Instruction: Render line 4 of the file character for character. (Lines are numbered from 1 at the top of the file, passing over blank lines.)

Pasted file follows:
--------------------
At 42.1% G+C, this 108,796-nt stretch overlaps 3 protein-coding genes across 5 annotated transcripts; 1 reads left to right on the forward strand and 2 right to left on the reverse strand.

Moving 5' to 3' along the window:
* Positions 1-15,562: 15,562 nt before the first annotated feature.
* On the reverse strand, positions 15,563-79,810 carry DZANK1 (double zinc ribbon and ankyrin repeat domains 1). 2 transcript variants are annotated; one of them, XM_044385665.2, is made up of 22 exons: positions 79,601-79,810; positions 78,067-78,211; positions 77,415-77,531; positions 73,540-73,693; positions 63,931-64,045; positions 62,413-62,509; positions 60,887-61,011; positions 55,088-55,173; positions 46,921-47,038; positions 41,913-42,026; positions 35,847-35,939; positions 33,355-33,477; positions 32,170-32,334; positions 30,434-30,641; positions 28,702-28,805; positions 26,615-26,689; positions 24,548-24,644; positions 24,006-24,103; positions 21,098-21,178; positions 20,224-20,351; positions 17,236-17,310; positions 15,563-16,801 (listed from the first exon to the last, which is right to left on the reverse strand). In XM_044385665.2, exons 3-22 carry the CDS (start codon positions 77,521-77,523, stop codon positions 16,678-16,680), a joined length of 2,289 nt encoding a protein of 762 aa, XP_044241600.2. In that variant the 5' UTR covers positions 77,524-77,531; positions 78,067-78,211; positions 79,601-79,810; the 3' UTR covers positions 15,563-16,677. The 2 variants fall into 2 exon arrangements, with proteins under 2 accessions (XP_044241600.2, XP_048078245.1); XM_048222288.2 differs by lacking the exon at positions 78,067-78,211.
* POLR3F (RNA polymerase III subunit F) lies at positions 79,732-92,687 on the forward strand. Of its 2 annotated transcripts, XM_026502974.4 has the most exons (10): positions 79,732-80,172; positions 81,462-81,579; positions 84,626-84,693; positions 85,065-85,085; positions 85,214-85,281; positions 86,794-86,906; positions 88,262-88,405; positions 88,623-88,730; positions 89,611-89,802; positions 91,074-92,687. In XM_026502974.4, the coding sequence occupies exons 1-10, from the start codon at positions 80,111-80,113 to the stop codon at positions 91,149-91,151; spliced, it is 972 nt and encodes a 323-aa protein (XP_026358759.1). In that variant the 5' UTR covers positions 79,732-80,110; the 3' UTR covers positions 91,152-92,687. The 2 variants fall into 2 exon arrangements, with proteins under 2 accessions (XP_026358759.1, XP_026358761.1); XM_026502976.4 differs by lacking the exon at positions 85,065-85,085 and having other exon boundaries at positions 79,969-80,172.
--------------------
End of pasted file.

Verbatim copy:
* On the reverse strand, positions 15,563-79,810 carry DZANK1 (double zinc ribbon and ankyrin repeat domains 1). 2 transcript variants are annotated; one of them, XM_044385665.2, is made up of 22 exons: positions 79,601-79,810; positions 78,067-78,211; positions 77,415-77,531; positions 73,540-73,693; positions 63,931-64,045; positions 62,413-62,509; positions 60,887-61,011; positions 55,088-55,173; positions 46,921-47,038; positions 41,913-42,026; positions 35,847-35,939; positions 33,355-33,477; positions 32,170-32,334; positions 30,434-30,641; positions 28,702-28,805; positions 26,615-26,689; positions 24,548-24,644; positions 24,006-24,103; positions 21,098-21,178; positions 20,224-20,351; positions 17,236-17,310; positions 15,563-16,801 (listed from the first exon to the last, which is right to left on the reverse strand). In XM_044385665.2, exons 3-22 carry the CDS (start codon positions 77,521-77,523, stop codon positions 16,678-16,680), a joined length of 2,289 nt encoding a protein of 762 aa, XP_044241600.2. In that variant the 5' UTR covers positions 77,524-77,531; positions 78,067-78,211; positions 79,601-79,810; the 3' UTR covers positions 15,563-16,677. The 2 variants fall into 2 exon arrangements, with proteins under 2 accessions (XP_044241600.2, XP_048078245.1); XM_048222288.2 differs by lacking the exon at positions 78,067-78,211.